Now the ball is in the parties' court.

While they are currently fine-tuning their election manifestos for the parliamentary elections, proposals on the future of higher education should also be at the top of their agenda. Which path to follow will be decided by the highest authority in March 2023. When drawing up election manifestos, it is of course necessary to strike a balance between issues that are important for society and those that appeal to voters. So, what kind of voter is interested in a bright and educated nation?

At first glance, you might think that when it comes to issues related to higher education, the main voter group concerned are students. Questions have been asked about why students do not protest. However, they are already in university and benefit from the high-quality free higher education in Estonia.

So, there is nothing for current students to protest about that they themselves would be perceivably deprived of. If there is a protest to be made, it should be for the sake of the next generation, because the truth is, the decline in quality universities are warning about is one that will occur in the future, and will not be felt so acutely by current students.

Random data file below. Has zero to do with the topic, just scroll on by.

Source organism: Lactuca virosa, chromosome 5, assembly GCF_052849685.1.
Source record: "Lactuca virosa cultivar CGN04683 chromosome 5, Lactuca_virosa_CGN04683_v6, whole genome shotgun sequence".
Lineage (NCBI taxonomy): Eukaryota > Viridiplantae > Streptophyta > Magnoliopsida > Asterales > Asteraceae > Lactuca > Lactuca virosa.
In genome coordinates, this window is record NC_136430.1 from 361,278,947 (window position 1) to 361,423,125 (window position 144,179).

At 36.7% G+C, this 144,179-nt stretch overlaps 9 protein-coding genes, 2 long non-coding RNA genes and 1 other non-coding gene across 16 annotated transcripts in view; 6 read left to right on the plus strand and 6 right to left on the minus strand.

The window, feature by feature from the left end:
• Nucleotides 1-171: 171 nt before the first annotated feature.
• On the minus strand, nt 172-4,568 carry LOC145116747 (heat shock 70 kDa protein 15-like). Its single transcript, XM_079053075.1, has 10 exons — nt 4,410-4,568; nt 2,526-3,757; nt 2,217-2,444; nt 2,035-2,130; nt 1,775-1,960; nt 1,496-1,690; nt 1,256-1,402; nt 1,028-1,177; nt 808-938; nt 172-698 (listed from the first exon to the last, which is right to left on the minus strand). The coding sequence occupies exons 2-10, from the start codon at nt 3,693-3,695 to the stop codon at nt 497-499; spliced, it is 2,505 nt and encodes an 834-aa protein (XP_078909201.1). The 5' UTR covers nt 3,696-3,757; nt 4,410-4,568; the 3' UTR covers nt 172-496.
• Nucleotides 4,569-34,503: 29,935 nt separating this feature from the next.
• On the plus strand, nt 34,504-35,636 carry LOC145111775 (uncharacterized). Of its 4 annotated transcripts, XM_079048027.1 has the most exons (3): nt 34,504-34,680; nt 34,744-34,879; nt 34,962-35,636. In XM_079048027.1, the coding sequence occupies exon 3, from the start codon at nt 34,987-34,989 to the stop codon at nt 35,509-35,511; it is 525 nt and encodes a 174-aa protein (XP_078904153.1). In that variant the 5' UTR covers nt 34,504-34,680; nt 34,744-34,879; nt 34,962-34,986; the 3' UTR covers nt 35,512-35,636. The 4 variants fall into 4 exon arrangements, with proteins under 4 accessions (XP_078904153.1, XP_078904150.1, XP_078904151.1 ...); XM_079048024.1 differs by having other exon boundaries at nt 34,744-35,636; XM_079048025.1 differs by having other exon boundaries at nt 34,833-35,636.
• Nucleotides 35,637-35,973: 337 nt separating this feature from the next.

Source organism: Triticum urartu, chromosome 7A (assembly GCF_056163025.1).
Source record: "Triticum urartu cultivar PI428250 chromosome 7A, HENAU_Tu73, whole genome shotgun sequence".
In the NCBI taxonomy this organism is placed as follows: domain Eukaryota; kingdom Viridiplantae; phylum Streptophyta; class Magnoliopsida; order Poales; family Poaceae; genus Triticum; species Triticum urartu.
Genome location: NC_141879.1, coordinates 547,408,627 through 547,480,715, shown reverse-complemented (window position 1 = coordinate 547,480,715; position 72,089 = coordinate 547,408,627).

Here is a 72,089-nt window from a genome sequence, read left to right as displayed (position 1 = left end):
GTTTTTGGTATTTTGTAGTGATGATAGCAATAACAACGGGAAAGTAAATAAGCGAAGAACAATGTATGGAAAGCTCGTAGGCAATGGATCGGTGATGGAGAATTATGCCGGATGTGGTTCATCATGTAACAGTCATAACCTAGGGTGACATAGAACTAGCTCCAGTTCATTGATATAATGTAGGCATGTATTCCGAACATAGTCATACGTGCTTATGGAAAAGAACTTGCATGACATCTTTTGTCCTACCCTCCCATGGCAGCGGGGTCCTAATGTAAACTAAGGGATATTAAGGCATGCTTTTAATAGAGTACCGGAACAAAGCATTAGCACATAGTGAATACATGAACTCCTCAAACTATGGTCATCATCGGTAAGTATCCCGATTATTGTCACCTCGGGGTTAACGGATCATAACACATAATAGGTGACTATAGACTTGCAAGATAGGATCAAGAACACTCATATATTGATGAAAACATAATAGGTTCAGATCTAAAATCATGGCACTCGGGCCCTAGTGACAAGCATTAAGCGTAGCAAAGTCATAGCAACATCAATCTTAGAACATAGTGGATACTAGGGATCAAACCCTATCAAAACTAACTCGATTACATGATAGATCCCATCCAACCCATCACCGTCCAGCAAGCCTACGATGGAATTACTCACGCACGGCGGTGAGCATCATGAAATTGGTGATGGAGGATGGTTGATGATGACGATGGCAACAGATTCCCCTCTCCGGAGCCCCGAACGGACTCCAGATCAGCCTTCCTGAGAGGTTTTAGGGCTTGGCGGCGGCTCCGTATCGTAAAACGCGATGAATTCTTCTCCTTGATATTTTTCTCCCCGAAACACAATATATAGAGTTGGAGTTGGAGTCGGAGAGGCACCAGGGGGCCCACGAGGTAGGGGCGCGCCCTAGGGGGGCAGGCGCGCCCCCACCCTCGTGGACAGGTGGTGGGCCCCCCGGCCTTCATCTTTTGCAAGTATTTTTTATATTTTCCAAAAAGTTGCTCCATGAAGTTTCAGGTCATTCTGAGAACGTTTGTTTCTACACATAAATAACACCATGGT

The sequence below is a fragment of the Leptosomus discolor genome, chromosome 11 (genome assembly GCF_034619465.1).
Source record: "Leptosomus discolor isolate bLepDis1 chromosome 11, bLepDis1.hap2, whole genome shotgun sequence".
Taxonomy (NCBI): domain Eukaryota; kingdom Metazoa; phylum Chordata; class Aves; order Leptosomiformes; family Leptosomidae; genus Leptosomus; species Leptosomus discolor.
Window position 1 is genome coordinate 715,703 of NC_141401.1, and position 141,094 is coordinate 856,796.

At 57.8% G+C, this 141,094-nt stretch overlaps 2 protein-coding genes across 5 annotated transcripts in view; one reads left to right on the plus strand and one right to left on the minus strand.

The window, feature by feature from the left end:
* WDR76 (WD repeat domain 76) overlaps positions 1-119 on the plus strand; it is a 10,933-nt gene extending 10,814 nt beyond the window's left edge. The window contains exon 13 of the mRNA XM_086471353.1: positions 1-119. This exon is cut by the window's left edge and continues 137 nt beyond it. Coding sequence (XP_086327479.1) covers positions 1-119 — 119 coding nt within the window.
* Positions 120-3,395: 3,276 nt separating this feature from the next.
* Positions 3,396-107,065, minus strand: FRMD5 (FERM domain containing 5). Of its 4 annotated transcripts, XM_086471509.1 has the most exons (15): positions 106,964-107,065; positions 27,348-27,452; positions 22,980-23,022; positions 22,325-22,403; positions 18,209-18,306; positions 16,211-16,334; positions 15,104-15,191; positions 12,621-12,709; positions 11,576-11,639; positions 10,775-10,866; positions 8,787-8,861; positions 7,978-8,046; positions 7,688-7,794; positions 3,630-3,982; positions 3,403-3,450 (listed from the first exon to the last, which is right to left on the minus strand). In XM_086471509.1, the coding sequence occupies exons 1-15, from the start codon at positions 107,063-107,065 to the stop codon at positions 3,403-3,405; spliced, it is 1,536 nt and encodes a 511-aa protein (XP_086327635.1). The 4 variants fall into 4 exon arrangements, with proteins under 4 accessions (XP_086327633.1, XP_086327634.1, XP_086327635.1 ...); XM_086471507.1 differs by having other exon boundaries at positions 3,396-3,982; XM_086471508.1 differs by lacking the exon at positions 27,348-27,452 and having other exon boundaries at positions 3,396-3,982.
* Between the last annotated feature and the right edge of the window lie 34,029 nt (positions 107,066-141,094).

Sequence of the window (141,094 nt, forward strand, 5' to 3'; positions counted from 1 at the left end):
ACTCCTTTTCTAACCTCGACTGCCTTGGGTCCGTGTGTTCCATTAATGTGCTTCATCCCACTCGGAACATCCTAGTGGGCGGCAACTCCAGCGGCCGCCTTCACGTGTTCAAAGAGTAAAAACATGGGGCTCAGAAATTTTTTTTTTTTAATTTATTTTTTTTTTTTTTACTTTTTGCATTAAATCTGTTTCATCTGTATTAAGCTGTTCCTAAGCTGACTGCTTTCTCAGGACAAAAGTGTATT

At the same time, I can assure you that there are students who, after graduation, see themselves as part of the Estonian intellectual community and are ready to stand up for their future. In recent months, the voices of students who cannot afford (to buy) lunch at current prices have also begun to be heard.

But this is also a reflection of the underfunding in higher education. When we talk about the 1.5 percent of GDP needed for higher education, we not only mean to pay lecturers, but also to reform the system of student grants and loans, so that students can concentrate on their studies and do not have to work while studying in order to cover the high living costs.

In three to five years' time, choices made now about higher education funding will affect those children and young people currently in secondary education. It will also certainly affect their parents, who are an important target group in the elections. Some of these parents are probably concerned about the workload, pay and next generation of teachers. Perhaps they are also concerned about family allowances.